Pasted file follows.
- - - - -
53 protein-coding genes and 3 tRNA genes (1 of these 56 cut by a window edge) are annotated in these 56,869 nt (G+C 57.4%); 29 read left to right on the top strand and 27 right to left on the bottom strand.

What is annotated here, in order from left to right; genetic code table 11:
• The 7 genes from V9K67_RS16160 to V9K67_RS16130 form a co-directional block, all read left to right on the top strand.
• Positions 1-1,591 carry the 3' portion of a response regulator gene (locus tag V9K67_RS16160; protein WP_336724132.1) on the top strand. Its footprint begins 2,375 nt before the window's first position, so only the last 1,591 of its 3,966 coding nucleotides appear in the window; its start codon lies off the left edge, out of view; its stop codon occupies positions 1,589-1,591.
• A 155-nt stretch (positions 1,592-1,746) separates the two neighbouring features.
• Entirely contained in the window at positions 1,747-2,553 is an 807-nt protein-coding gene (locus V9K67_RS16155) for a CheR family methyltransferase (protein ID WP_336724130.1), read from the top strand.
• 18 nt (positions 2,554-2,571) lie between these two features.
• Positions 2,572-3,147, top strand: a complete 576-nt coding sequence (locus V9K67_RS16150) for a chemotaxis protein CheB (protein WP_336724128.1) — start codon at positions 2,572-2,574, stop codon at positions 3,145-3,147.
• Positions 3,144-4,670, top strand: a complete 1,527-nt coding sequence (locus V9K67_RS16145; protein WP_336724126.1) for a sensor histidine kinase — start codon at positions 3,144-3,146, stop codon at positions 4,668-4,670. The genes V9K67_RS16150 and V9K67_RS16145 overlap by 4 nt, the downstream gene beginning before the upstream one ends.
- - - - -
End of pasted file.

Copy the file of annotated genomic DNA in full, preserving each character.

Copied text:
53 protein-coding genes and 3 tRNA genes (1 of these 56 cut by a window edge) are annotated in these 56,869 nt (G+C 57.4%); 29 read left to right on the top strand and 27 right to left on the bottom strand.

What is annotated here, in order from left to right; genetic code table 11:
• The 7 genes from V9K67_RS16160 to V9K67_RS16130 form a co-directional block, all read left to right on the top strand.
• Positions 1-1,591 carry the 3' portion of a response regulator gene (locus tag V9K67_RS16160; protein WP_336724132.1) on the top strand. Its footprint begins 2,375 nt before the window's first position, so only the last 1,591 of its 3,966 coding nucleotides appear in the window; its start codon lies off the left edge, out of view; its stop codon occupies positions 1,589-1,591.
• A 155-nt stretch (positions 1,592-1,746) separates the two neighbouring features.
• Entirely contained in the window at positions 1,747-2,553 is an 807-nt protein-coding gene (locus V9K67_RS16155) for a CheR family methyltransferase (protein ID WP_336724130.1), read from the top strand.
• 18 nt (positions 2,554-2,571) lie between these two features.
• Positions 2,572-3,147, top strand: a complete 576-nt coding sequence (locus V9K67_RS16150) for a chemotaxis protein CheB (protein WP_336724128.1) — start codon at positions 2,572-2,574, stop codon at positions 3,145-3,147.
• Positions 3,144-4,670, top strand: a complete 1,527-nt coding sequence (locus V9K67_RS16145; protein WP_336724126.1) for a sensor histidine kinase — start codon at positions 3,144-3,146, stop codon at positions 4,668-4,670. The genes V9K67_RS16150 and V9K67_RS16145 overlap by 4 nt, the downstream gene beginning before the upstream one ends.